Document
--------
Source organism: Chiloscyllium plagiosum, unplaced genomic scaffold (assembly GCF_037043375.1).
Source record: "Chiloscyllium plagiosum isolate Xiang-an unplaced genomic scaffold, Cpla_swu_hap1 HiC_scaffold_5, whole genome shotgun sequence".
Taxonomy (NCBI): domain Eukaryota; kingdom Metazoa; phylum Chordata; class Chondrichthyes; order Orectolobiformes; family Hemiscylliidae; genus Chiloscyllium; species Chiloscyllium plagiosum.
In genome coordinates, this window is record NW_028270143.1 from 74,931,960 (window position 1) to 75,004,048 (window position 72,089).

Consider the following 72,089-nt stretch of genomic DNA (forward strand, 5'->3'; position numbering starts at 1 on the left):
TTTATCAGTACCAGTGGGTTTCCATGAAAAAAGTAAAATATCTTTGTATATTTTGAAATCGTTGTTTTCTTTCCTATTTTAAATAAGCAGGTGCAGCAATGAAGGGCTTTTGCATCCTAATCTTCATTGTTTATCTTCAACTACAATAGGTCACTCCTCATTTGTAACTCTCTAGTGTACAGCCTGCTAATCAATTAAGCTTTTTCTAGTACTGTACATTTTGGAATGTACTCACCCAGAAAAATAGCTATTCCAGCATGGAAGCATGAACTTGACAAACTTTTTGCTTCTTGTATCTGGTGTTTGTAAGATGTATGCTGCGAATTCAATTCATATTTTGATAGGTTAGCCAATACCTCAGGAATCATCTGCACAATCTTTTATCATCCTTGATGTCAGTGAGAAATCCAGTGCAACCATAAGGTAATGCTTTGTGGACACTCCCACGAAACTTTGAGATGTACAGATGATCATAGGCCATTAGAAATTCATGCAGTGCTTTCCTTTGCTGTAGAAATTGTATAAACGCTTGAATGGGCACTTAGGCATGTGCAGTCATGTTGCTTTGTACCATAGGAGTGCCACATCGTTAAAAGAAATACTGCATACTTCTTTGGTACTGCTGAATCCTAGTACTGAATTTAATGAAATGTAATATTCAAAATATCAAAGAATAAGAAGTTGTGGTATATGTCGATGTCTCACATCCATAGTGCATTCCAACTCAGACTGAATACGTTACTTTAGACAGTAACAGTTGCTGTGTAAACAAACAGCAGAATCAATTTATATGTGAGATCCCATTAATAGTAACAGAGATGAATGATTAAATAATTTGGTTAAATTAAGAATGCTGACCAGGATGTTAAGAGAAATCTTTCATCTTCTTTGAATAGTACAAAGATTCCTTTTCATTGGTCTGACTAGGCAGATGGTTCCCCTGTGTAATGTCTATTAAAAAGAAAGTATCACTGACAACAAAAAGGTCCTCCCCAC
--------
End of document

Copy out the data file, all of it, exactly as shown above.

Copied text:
Source organism: Chiloscyllium plagiosum, unplaced genomic scaffold (assembly GCF_037043375.1).
Source record: "Chiloscyllium plagiosum isolate Xiang-an unplaced genomic scaffold, Cpla_swu_hap1 HiC_scaffold_5, whole genome shotgun sequence".
Taxonomy (NCBI): domain Eukaryota; kingdom Metazoa; phylum Chordata; class Chondrichthyes; order Orectolobiformes; family Hemiscylliidae; genus Chiloscyllium; species Chiloscyllium plagiosum.
In genome coordinates, this window is record NW_028270143.1 from 74,931,960 (window position 1) to 75,004,048 (window position 72,089).

Consider the following 72,089-nt stretch of genomic DNA (forward strand, 5'->3'; position numbering starts at 1 on the left):
TTTATCAGTACCAGTGGGTTTCCATGAAAAAAGTAAAATATCTTTGTATATTTTGAAATCGTTGTTTTCTTTCCTATTTTAAATAAGCAGGTGCAGCAATGAAGGGCTTTTGCATCCTAATCTTCATTGTTTATCTTCAACTACAATAGGTCACTCCTCATTTGTAACTCTCTAGTGTACAGCCTGCTAATCAATTAAGCTTTTTCTAGTACTGTACATTTTGGAATGTACTCACCCAGAAAAATAGCTATTCCAGCATGGAAGCATGAACTTGACAAACTTTTTGCTTCTTGTATCTGGTGTTTGTAAGATGTATGCTGCGAATTCAATTCATATTTTGATAGGTTAGCCAATACCTCAGGAATCATCTGCACAATCTTTTATCATCCTTGATGTCAGTGAGAAATCCAGTGCAACCATAAGGTAATGCTTTGTGGACACTCCCACGAAACTTTGAGATGTACAGATGATCATAGGCCATTAGAAATTCATGCAGTGCTTTCCTTTGCTGTAGAAATTGTATAAACGCTTGAATGGGCACTTAGGCATGTGCAGTCATGTTGCTTTGTACCATAGGAGTGCCACATCGTTAAAAGAAATACTGCATACTTCTTTGGTACTGCTGAATCCTAGTACTGAATTTAATGAAATGTAATATTCAAAATATCAAAGAATAAGAAGTTGTGGTATATGTCGATGTCTCACATCCATAGTGCATTCCAACTCAGACTGAATACGTTACTTTAGACAGTAACAGTTGCTGTGTAAACAAACAGCAGAATCAATTTATATGTGAGATCCCATTAATAGTAACAGAGATGAATGATTAAATAATTTGGTTAAATTAAGAATGCTGACCAGGATGTTAAGAGAAATCTTTCATCTTCTTTGAATAGTACAAAGATTCCTTTTCATTGGTCTGACTAGGCAGATGGTTCCCCTGTGTAATGTCTATTAAAAAGAAAGTATCACTGACAACAAAAAGGTCCTCCCCAC